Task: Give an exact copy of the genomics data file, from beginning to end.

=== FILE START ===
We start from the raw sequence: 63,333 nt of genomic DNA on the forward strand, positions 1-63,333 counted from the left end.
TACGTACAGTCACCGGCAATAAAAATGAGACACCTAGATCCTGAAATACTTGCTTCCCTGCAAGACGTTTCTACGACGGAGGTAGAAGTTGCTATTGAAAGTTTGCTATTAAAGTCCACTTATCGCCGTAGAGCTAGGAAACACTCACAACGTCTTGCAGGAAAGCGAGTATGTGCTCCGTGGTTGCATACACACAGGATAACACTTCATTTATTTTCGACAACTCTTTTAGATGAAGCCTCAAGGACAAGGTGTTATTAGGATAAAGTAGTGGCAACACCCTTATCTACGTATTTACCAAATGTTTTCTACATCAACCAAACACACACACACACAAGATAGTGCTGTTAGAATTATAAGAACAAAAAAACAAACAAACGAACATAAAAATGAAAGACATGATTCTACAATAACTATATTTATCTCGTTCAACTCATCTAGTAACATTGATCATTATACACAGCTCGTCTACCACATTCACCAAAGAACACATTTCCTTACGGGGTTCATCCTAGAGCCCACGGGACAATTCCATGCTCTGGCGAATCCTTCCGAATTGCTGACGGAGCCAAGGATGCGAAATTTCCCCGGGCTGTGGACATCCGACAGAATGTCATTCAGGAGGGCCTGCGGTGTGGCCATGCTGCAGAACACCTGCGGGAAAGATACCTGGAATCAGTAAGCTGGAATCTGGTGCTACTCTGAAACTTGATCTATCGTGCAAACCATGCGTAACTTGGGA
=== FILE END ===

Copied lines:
We start from the raw sequence: 63,333 nt of genomic DNA on the forward strand, positions 1-63,333 counted from the left end.
TACGTACAGTCACCGGCAATAAAAATGAGACACCTAGATCCTGAAATACTTGCTTCCCTGCAAGACGTTTCTACGACGGAGGTAGAAGTTGCTATTGAAAGTTTGCTATTAAAGTCCACTTATCGCCGTAGAGCTAGGAAACACTCACAACGTCTTGCAGGAAAGCGAGTATGTGCTCCGTGGTTGCATACACACAGGATAACACTTCATTTATTTTCGACAACTCTTTTAGATGAAGCCTCAAGGACAAGGTGTTATTAGGATAAAGTAGTGGCAACACCCTTATCTACGTATTTACCAAATGTTTTCTACATCAACCAAACACACACACACACAAGATAGTGCTGTTAGAATTATAAGAACAAAAAAACAAACAAACGAACATAAAAATGAAAGACATGATTCTACAATAACTATATTTATCTCGTTCAACTCATCTAGTAACATTGATCATTATACACAGCTCGTCTACCACATTCACCAAAGAACACATTTCCTTACGGGGTTCATCCTAGAGCCCACGGGACAATTCCATGCTCTGGCGAATCCTTCCGAATTGCTGACGGAGCCAAGGATGCGAAATTTCCCCGGGCTGTGGACATCCGACAGAATGTCATTCAGGAGGGCCTGCGGTGTGGCCATGCTGCAGAACACCTGCGGGAAAGATACCTGGAATCAGTAAGCTGGAATCTGGTGCTACTCTGAAACTTGATCTATCGTGCAAACCATGCGTAACTTGGGA